•  100 miles with 16,000 feet of climb on technical terrain is hard!!!  It was way more mental than physical for me; I lacked the training, especially night and technical training, but had the determination to finish.  But my team (Team Sanchez) was instrumental in keeping me focused on finishing and reminding me that I COULD do it and in helping me get there and 2 hours faster than I thought possible...that's just crazy!
  • Alan is beyond amazing.  I can't express how much he helped me out during the race; even just knowing I'd see him at the aid stations gave me such a boost.  He took care of me and all of us so well and deserves major props for that.  See why I love him so much?!  (I'd say more but then it'd get cheesy and make everyone want to barf)
  • Rob was so awesome in driving down and taking care of all the stuff that came up during the race; I loved having him as my crew and his being there helped me gain precious minutes and some sanity.
  • Billy did a perfect job of pacing me.  Having a pacer who knows when to push you and how to deal with you is crucial and he nailed all of that.  I talk at times and,  many times, don't feel like talking as I need to focus on running/making sure my feet land in the best spots; he didn't talk too much or too little...it was just right.  Without his reminders about nutrition, I would have crashed.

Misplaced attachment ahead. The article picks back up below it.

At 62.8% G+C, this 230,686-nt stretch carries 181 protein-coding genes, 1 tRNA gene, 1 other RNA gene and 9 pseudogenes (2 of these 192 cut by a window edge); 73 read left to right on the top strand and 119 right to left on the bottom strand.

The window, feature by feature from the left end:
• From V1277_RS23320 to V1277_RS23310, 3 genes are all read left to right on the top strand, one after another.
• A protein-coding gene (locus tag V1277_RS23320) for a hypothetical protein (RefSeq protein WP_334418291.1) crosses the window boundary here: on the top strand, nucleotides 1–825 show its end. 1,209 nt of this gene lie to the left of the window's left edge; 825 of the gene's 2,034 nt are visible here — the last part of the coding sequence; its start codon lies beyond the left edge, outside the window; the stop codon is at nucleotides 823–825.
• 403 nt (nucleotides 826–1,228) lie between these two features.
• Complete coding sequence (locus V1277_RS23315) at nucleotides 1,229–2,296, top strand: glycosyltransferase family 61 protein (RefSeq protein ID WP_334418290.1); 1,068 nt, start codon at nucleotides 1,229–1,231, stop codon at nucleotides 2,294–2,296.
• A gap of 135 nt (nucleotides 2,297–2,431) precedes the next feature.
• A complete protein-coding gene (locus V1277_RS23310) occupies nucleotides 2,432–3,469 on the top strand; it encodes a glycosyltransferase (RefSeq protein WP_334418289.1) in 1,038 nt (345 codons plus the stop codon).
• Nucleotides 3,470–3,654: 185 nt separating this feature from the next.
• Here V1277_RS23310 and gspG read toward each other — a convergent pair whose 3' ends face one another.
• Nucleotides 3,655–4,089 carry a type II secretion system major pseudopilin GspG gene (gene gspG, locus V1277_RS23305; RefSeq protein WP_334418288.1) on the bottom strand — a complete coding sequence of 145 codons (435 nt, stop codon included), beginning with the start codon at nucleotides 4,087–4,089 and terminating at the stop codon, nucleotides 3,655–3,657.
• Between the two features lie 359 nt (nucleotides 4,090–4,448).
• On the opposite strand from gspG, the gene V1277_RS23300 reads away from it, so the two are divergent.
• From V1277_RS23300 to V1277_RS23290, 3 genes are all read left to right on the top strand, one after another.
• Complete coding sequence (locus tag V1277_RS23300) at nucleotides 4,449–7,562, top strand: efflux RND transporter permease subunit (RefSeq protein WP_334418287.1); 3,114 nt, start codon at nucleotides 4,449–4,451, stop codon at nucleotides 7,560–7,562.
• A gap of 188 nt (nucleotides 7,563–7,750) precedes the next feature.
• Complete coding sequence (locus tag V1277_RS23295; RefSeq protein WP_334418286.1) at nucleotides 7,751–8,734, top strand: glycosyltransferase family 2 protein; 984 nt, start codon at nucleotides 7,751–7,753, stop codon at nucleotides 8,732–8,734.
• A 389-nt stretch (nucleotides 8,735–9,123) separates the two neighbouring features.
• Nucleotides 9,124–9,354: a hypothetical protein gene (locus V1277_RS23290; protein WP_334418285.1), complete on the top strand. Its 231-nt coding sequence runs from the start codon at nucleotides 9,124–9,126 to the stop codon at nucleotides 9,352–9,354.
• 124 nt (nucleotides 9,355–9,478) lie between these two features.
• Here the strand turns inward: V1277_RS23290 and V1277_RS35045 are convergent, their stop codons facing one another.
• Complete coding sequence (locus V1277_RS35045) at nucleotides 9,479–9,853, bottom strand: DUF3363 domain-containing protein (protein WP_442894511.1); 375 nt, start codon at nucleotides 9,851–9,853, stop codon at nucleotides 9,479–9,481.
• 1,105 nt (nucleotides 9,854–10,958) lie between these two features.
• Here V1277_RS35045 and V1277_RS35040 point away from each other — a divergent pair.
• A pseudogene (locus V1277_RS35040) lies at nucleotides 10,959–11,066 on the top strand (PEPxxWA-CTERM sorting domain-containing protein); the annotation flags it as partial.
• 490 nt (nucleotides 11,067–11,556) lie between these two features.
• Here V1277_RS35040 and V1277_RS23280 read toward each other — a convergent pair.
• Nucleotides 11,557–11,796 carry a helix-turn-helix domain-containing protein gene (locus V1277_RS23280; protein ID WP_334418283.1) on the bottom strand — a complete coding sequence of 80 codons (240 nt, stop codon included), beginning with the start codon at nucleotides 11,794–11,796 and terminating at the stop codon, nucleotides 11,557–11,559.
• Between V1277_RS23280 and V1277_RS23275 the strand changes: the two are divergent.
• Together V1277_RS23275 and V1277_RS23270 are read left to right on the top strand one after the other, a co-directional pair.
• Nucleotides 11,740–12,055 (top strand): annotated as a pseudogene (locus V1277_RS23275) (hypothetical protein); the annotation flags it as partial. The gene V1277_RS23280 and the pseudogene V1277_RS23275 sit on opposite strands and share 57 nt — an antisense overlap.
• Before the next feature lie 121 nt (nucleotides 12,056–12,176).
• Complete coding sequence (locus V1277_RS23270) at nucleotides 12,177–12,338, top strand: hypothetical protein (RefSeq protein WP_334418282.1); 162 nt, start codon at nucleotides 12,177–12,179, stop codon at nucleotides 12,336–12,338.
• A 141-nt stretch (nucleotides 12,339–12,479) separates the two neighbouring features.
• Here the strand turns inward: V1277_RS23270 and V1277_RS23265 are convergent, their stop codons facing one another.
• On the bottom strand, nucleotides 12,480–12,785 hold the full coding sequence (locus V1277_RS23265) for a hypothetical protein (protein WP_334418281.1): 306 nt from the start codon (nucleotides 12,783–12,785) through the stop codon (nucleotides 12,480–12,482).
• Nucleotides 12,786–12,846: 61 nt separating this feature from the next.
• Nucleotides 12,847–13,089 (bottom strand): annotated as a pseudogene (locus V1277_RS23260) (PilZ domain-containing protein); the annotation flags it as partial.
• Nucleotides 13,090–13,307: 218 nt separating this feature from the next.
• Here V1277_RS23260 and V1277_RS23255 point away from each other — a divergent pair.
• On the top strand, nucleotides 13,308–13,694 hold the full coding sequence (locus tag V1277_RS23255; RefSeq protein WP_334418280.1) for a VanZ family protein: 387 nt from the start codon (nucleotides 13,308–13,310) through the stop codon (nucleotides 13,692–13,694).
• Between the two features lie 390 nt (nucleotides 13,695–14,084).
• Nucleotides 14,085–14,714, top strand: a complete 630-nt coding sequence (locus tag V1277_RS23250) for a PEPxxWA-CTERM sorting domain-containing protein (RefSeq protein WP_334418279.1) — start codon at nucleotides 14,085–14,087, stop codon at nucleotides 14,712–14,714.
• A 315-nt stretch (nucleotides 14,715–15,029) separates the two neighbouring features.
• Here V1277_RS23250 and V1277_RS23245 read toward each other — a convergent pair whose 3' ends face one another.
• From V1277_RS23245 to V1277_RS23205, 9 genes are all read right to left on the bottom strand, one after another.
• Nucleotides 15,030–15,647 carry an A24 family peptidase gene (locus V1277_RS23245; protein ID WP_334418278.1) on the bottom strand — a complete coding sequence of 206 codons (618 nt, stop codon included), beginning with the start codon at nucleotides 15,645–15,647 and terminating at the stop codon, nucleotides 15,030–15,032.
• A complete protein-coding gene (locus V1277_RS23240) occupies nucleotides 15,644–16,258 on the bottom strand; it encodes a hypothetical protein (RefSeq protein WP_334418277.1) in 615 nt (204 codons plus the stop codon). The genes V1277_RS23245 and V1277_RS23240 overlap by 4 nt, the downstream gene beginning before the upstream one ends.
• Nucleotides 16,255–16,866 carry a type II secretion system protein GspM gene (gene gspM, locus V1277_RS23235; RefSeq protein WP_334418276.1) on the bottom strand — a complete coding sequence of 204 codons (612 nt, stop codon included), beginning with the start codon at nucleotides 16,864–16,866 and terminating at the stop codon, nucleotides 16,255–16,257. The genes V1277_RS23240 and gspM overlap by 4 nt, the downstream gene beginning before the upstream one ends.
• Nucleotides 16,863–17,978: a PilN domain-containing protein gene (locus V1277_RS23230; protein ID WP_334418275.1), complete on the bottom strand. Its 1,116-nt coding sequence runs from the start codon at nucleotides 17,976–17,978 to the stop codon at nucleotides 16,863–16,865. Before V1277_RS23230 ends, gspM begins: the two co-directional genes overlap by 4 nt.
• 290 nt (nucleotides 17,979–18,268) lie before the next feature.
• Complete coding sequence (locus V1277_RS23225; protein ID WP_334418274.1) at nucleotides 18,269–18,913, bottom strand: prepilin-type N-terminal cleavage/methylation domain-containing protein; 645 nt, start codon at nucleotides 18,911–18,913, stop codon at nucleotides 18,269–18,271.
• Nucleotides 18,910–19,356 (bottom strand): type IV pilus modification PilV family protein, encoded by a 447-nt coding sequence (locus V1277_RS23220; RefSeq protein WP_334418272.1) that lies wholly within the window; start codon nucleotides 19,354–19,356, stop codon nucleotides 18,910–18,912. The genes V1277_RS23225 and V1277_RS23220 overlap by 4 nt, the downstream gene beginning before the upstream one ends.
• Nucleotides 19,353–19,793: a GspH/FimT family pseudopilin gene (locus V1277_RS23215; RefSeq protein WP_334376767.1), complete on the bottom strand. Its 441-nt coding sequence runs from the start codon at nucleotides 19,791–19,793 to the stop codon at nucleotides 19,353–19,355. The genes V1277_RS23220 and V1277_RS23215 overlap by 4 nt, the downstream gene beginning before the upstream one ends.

• Without Ryan, I would have DNFed.  He made us set up a smart race plan, guided me through all my nerves for months leading up to it, and paced us perfectly to ensure that we did the first 50 miles exactly as planned.   He reassured me when I was struggling and made sure I made it.  I know he could have run the course so much faster without me, so I'm so happy that he did as we planned and stuck with me, helping me realize my goal.  
  • Lori's so sweet and I almost cried just from hearing her say how proud of me she was.  Seeing her experienced, calm, smiling self starting at mile 44 gave me a huge boost.  Her jokes during the race and her caring, bedside manner after the race got me through some of the roughest times...it was exactly what I needed to get back on track both times.
  • The course was the best marked course EVER
  • The volunteers were beyond incredible.